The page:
St. William’s Cathedral & Sinking Bell Tower

Sinking Bell Tower

A chapel of wood and thatch was originally built on the same site when the Augustinian Friars founded the parish in 1580. Later in 1612, foundation for the replacement of the church was laid by the friars and construction of the cathedral with Italian Renaissance design began. The church was damaged by fire in 1843 and repaired through the efforts of the Obras Publicas under the supervision of Engr. Antonio de la Camara and Fray Santiago Muniz from 1873 to 1880.

St. William's Cathedral

The reconstructed church has a unique two-storey facade held by four pairs of coupled columns and was called the St. William’s Cathedral. The deeply recessed niche shows the image of Saint San Guillermo. It is the one of the biggest cathedrals in the country and became the seat of the Diocese of Laoag. In 1898 it was occupied by Revolutionarists and also by the American forces in 1899. The cathedral was the site of the Diocesan Congress in 1932 and 1949.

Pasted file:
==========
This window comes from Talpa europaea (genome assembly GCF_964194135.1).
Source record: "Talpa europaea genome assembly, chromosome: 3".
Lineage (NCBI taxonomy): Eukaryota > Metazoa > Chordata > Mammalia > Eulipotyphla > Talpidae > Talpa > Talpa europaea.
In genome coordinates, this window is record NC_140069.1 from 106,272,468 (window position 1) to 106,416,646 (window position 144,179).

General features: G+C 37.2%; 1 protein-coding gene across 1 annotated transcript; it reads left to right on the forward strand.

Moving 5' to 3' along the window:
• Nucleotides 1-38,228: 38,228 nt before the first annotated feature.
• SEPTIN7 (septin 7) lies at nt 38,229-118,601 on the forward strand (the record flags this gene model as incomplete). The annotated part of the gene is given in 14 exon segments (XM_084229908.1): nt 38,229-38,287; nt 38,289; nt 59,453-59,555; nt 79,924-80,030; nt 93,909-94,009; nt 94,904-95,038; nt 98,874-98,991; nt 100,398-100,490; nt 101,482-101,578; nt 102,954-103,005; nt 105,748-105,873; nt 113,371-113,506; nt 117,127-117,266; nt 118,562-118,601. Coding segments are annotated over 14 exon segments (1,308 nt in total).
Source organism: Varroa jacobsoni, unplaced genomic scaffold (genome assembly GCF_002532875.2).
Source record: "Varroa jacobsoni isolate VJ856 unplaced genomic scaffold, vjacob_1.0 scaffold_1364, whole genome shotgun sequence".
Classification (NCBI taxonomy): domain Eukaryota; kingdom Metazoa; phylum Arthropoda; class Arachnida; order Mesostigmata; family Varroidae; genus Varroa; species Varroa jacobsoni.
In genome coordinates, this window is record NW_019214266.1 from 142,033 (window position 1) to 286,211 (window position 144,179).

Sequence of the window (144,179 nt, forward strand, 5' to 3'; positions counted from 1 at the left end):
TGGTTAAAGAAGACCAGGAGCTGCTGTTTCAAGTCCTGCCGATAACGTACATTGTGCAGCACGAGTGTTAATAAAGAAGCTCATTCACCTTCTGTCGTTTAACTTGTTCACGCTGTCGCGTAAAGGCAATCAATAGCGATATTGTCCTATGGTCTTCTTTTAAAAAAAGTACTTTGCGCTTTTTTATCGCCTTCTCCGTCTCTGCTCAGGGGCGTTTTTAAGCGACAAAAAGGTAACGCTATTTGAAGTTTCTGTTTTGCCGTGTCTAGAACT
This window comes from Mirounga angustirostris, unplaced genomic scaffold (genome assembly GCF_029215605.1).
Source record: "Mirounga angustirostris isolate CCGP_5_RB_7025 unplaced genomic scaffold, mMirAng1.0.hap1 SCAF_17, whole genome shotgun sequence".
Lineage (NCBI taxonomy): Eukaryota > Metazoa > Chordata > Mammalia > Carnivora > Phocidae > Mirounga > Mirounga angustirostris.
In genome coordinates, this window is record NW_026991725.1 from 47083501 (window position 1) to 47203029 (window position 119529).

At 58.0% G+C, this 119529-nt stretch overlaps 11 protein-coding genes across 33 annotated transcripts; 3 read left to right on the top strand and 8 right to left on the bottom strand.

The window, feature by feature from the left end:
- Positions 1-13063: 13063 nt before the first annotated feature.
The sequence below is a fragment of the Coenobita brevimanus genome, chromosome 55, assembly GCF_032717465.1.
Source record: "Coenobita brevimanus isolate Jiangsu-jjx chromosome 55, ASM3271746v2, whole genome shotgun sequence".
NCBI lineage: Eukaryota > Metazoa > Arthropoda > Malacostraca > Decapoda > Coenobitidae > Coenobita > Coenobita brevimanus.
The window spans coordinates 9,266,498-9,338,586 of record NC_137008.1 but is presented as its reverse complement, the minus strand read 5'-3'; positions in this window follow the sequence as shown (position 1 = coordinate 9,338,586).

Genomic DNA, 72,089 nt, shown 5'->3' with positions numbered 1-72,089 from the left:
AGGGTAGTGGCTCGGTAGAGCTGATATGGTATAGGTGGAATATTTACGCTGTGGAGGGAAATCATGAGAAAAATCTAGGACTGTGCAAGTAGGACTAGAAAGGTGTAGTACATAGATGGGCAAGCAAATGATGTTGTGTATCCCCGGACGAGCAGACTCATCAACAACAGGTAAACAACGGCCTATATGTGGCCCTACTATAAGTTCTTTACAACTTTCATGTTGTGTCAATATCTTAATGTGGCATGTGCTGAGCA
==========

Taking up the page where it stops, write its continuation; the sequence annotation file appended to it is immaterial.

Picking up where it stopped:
Located 85 meters away is its bell tower which has sunk to the grounds and leans slightly. The 45 meter high bell tower is one of the tallest edifice built in the province. When the tower was newly erected a person on horseback can pass through its door freely. Today, a person of average height could hardly pass without stooping.

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